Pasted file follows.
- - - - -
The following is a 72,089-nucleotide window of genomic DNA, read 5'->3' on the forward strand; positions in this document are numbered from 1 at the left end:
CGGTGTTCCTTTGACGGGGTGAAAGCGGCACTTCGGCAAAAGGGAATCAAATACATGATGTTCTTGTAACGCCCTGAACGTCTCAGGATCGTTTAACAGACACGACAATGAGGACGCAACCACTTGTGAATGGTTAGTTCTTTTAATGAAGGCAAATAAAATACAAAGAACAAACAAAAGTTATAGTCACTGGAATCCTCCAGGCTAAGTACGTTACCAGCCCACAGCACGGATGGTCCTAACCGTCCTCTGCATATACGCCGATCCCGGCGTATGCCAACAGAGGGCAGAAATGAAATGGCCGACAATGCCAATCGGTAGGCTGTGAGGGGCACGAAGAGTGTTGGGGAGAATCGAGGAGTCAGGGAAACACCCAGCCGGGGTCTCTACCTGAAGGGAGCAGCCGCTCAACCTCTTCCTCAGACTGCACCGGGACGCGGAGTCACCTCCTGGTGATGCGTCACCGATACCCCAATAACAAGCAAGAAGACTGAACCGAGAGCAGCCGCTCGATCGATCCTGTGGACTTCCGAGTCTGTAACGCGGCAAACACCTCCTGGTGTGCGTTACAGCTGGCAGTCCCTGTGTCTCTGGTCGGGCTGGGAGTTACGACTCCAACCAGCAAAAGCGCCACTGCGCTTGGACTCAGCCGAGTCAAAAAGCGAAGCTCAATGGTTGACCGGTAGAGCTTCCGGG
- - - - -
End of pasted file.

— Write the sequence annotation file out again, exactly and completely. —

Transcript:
The following is a 72,089-nucleotide window of genomic DNA, read 5'->3' on the forward strand; positions in this document are numbered from 1 at the left end:
CGGTGTTCCTTTGACGGGGTGAAAGCGGCACTTCGGCAAAAGGGAATCAAATACATGATGTTCTTGTAACGCCCTGAACGTCTCAGGATCGTTTAACAGACACGACAATGAGGACGCAACCACTTGTGAATGGTTAGTTCTTTTAATGAAGGCAAATAAAATACAAAGAACAAACAAAAGTTATAGTCACTGGAATCCTCCAGGCTAAGTACGTTACCAGCCCACAGCACGGATGGTCCTAACCGTCCTCTGCATATACGCCGATCCCGGCGTATGCCAACAGAGGGCAGAAATGAAATGGCCGACAATGCCAATCGGTAGGCTGTGAGGGGCACGAAGAGTGTTGGGGAGAATCGAGGAGTCAGGGAAACACCCAGCCGGGGTCTCTACCTGAAGGGAGCAGCCGCTCAACCTCTTCCTCAGACTGCACCGGGACGCGGAGTCACCTCCTGGTGATGCGTCACCGATACCCCAATAACAAGCAAGAAGACTGAACCGAGAGCAGCCGCTCGATCGATCCTGTGGACTTCCGAGTCTGTAACGCGGCAAACACCTCCTGGTGTGCGTTACAGCTGGCAGTCCCTGTGTCTCTGGTCGGGCTGGGAGTTACGACTCCAACCAGCAAAAGCGCCACTGCGCTTGGACTCAGCCGAGTCAAAAAGCGAAGCTCAATGGTTGACCGGTAGAGCTTCCGGG